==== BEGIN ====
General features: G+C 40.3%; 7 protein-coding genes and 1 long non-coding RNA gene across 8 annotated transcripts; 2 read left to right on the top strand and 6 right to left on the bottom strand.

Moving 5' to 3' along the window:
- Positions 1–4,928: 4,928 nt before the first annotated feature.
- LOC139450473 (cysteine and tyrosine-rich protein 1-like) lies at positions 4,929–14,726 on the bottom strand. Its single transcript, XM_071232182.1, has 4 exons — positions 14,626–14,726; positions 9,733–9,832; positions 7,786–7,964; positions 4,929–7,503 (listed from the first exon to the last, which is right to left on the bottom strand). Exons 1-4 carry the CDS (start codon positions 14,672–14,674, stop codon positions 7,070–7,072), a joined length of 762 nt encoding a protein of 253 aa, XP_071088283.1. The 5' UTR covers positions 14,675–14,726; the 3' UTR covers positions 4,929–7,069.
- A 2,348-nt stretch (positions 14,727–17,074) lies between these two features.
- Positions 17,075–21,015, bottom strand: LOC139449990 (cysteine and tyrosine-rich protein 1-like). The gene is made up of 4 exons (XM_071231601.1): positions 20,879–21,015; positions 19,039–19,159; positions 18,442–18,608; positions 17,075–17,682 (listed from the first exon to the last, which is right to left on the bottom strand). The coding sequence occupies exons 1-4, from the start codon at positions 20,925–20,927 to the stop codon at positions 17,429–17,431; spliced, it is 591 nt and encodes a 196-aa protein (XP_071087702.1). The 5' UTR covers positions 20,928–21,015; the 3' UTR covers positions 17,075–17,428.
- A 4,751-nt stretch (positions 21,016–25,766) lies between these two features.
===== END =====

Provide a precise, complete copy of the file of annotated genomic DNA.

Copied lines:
General features: G+C 40.3%; 7 protein-coding genes and 1 long non-coding RNA gene across 8 annotated transcripts; 2 read left to right on the top strand and 6 right to left on the bottom strand.

Moving 5' to 3' along the window:
- Positions 1–4,928: 4,928 nt before the first annotated feature.
- LOC139450473 (cysteine and tyrosine-rich protein 1-like) lies at positions 4,929–14,726 on the bottom strand. Its single transcript, XM_071232182.1, has 4 exons — positions 14,626–14,726; positions 9,733–9,832; positions 7,786–7,964; positions 4,929–7,503 (listed from the first exon to the last, which is right to left on the bottom strand). Exons 1-4 carry the CDS (start codon positions 14,672–14,674, stop codon positions 7,070–7,072), a joined length of 762 nt encoding a protein of 253 aa, XP_071088283.1. The 5' UTR covers positions 14,675–14,726; the 3' UTR covers positions 4,929–7,069.
- A 2,348-nt stretch (positions 14,727–17,074) lies between these two features.
- Positions 17,075–21,015, bottom strand: LOC139449990 (cysteine and tyrosine-rich protein 1-like). The gene is made up of 4 exons (XM_071231601.1): positions 20,879–21,015; positions 19,039–19,159; positions 18,442–18,608; positions 17,075–17,682 (listed from the first exon to the last, which is right to left on the bottom strand). The coding sequence occupies exons 1-4, from the start codon at positions 20,925–20,927 to the stop codon at positions 17,429–17,431; spliced, it is 591 nt and encodes a 196-aa protein (XP_071087702.1). The 5' UTR covers positions 20,928–21,015; the 3' UTR covers positions 17,075–17,428.
- A 4,751-nt stretch (positions 21,016–25,766) lies between these two features.